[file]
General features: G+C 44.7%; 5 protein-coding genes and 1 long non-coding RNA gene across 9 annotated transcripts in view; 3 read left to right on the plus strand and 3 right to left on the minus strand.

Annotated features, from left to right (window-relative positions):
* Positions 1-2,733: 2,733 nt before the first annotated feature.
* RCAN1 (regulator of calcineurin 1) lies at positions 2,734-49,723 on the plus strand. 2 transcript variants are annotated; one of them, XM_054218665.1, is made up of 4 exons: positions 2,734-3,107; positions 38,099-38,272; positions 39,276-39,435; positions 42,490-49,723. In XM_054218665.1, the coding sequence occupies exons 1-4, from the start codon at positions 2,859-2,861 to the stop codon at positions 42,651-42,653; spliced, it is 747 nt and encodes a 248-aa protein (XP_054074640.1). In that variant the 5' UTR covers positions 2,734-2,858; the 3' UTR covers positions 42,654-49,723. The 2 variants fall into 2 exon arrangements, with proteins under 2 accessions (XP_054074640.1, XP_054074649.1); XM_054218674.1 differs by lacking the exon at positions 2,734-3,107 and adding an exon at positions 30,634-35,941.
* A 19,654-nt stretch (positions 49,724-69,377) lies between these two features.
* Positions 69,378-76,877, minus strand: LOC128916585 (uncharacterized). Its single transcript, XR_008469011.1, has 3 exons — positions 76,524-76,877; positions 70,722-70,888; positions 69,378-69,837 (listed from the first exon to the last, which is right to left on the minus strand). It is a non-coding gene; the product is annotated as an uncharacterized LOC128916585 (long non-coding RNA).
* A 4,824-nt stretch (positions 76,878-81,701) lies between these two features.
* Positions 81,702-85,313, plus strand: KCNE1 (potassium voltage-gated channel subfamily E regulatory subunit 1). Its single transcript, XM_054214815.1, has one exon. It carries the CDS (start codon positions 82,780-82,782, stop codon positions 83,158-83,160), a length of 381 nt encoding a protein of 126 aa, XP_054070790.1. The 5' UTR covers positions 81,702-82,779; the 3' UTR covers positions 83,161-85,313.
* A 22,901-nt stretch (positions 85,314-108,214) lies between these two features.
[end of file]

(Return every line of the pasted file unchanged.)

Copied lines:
General features: G+C 44.7%; 5 protein-coding genes and 1 long non-coding RNA gene across 9 annotated transcripts in view; 3 read left to right on the plus strand and 3 right to left on the minus strand.

Annotated features, from left to right (window-relative positions):
* Positions 1-2,733: 2,733 nt before the first annotated feature.
* RCAN1 (regulator of calcineurin 1) lies at positions 2,734-49,723 on the plus strand. 2 transcript variants are annotated; one of them, XM_054218665.1, is made up of 4 exons: positions 2,734-3,107; positions 38,099-38,272; positions 39,276-39,435; positions 42,490-49,723. In XM_054218665.1, the coding sequence occupies exons 1-4, from the start codon at positions 2,859-2,861 to the stop codon at positions 42,651-42,653; spliced, it is 747 nt and encodes a 248-aa protein (XP_054074640.1). In that variant the 5' UTR covers positions 2,734-2,858; the 3' UTR covers positions 42,654-49,723. The 2 variants fall into 2 exon arrangements, with proteins under 2 accessions (XP_054074640.1, XP_054074649.1); XM_054218674.1 differs by lacking the exon at positions 2,734-3,107 and adding an exon at positions 30,634-35,941.
* A 19,654-nt stretch (positions 49,724-69,377) lies between these two features.
* Positions 69,378-76,877, minus strand: LOC128916585 (uncharacterized). Its single transcript, XR_008469011.1, has 3 exons — positions 76,524-76,877; positions 70,722-70,888; positions 69,378-69,837 (listed from the first exon to the last, which is right to left on the minus strand). It is a non-coding gene; the product is annotated as an uncharacterized LOC128916585 (long non-coding RNA).
* A 4,824-nt stretch (positions 76,878-81,701) lies between these two features.
* Positions 81,702-85,313, plus strand: KCNE1 (potassium voltage-gated channel subfamily E regulatory subunit 1). Its single transcript, XM_054214815.1, has one exon. It carries the CDS (start codon positions 82,780-82,782, stop codon positions 83,158-83,160), a length of 381 nt encoding a protein of 126 aa, XP_054070790.1. The 5' UTR covers positions 81,702-82,779; the 3' UTR covers positions 83,161-85,313.
* A 22,901-nt stretch (positions 85,314-108,214) lies between these two features.